Because lighting is so technical, I like to have the opportunity to establish it before engaging with the subject so my subject gets my full attention.After that, he says it's simply a matter of reduction—removing any obstacles to his imagined final image while allowing a certain degree of spontaneity to work its way into the shooting process. "The three most important things to keep in mind when shooting for composites are to maintain correct perspective, consistent lighting and realistic shadows," Bradshaw explains, "so that the elements that you combine fit together cohesively. Consistent color and contrast between elements is important, but that's addressed more in postproduction as long as the lighting is consistent. I feel like a composite is effective when most viewers don't realize that it's a composite. I can't afford to be fixing things in post. It takes up too much time, especially in a commercial workflow, so I start with a great file and then enhance the contrast in Photoshop.
"I like rich, detailed images with strong contrast while at the same time maximizing depth and dynamic range," he continues. "Achieving this look means throwing lots of light around in a very controlled manner. There's an art to using almost every light modifier around, so I've come up with a particular style to using most of them. Only by breaking the classical rules with lighting can you make something interesting—something different. As I mentioned before, I then enhance this contrast in postproduction, so the results are part analog, part digital."
Adds Bradshaw, "It all depends on the project and what we're trying to achieve. For example, I just finished shooting a campaign for an athletic brand where we were shooting high-performance athletes. They wanted a very hyperrealistic look so I used about eight lights per scene, each light sculpting the scene in a different way. We used the Einsteins at low power for their superfast flash durations. When I'm shooting a portrait, however—where the image is more about the subject than the lighting—then I may use only one or two lights. I'm really passionate about story-driven lighting—lighting for the particular mood that you're trying to create, as well as using lights to sculpt the scene to make it as three-dimensional as possible. I like to use a lot of rim and backlights to shape and build depth. As far as light modifiers go, I'm relatively partial to parabolic light modifiers and beauty dishes due to their sculptural quality and versatility. That said, it all depends on the goal."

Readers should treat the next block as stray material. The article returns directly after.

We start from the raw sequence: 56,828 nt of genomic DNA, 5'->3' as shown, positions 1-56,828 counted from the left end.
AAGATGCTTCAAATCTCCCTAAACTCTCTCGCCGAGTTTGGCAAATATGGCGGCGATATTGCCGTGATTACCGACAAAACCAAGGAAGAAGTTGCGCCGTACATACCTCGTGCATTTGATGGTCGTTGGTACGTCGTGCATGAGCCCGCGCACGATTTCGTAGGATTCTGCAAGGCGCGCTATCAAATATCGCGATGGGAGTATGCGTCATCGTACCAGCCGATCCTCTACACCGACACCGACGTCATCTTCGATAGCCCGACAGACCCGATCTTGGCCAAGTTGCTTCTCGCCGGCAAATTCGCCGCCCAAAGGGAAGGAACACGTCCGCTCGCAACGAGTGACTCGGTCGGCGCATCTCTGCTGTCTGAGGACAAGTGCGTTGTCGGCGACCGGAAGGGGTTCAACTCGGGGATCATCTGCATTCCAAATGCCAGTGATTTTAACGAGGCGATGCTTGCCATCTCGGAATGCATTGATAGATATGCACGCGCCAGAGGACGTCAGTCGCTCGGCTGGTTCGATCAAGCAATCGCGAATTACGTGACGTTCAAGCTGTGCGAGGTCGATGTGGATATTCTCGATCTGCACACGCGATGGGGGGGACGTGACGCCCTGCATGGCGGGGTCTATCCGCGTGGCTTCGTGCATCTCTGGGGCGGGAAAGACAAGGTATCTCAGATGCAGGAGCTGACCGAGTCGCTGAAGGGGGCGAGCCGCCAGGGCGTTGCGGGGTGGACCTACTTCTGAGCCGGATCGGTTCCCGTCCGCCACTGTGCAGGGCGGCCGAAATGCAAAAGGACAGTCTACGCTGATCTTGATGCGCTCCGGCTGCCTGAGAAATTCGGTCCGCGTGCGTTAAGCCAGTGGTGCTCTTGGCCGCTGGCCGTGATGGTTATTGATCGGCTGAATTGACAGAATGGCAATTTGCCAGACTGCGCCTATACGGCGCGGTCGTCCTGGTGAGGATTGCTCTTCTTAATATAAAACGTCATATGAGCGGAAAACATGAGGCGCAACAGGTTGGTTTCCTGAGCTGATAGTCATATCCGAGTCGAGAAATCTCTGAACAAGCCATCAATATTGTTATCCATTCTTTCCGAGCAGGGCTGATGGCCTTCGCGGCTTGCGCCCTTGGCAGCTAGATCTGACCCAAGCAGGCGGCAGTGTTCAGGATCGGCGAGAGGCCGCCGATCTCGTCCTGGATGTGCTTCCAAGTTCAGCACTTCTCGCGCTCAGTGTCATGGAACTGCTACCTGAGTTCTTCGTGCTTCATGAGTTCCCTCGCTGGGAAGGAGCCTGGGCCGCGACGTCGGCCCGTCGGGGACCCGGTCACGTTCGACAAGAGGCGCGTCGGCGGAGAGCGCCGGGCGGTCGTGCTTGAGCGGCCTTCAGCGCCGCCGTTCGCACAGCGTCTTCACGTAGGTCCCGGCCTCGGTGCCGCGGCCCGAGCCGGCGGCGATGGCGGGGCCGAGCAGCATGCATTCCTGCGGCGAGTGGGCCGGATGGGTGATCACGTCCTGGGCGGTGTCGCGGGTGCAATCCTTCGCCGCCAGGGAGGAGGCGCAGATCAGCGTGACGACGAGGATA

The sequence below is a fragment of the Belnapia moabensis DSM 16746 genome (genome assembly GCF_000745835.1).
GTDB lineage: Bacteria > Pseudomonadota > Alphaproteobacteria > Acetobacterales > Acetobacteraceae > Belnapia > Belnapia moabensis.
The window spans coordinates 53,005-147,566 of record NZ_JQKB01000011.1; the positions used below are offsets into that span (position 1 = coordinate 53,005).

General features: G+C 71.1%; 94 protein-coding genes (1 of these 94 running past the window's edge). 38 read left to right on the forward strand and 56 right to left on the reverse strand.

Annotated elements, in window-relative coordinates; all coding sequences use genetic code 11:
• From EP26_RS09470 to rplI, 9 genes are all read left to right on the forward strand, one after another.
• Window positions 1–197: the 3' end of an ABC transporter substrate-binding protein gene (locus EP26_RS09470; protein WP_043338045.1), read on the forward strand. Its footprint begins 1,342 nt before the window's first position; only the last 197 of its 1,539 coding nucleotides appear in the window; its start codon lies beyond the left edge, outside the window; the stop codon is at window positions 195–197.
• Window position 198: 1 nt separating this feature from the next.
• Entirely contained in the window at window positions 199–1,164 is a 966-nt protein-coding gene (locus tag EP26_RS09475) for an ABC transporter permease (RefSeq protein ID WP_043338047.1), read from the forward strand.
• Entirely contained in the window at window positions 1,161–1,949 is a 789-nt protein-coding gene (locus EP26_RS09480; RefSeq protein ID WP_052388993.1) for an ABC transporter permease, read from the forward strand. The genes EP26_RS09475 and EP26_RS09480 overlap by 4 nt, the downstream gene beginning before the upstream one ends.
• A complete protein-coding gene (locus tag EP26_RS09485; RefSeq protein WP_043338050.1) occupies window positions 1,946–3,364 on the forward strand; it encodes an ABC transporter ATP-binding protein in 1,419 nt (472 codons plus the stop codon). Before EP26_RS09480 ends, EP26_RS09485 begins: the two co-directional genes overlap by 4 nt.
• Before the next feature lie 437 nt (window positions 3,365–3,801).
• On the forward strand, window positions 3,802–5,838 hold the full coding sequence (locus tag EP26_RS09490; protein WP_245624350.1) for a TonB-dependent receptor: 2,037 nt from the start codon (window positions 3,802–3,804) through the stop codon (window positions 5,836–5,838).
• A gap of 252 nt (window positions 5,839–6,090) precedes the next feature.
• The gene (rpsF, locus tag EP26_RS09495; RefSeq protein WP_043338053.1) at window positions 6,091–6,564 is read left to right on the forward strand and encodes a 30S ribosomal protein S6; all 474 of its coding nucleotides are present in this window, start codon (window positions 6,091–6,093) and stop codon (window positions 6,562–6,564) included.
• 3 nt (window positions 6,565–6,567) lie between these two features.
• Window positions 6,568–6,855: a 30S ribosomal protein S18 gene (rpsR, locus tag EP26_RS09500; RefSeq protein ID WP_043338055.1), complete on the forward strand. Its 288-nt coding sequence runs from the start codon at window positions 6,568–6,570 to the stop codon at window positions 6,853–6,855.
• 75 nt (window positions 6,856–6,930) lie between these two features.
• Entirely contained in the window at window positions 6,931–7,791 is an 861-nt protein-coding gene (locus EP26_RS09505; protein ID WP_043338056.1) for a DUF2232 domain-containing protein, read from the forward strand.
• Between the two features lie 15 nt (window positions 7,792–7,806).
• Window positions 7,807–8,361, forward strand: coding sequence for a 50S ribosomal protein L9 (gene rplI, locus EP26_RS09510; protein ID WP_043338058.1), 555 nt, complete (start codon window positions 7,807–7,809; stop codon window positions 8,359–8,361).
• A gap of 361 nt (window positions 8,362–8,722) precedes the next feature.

"I think more than anything it's my vision, from lighting to postproduction, that sets me apart. There are so many amazing photographers out there, but in the commercial world, many of them work with dedicated retouchers who you often never hear about, they're the guys behind the curtain, and they often have a huge role in the 'look' or visual style of an image. I suppose the difference is that I like to control the pixels all the way from intake and lighting to the final postproduction and delivery. My lighting and postproduction techniques are important, but more important is my sense of taste, how I like my images to look. Without vision, my techniques are just a bag of tricks. Even if someone knows the techniques, there are so many micro-decisions in the image-making process that no two photographers will ever create the same image. I think this means that my images will always stand apart as my own—at least I hope. That's not to say that my way of doing things is any better—it's just different, it's just me. Everyone's vision is unique."
You can see more of Dean Bradshaw's high-impact, narrative imagery at www.deanbradshaw.com.au.
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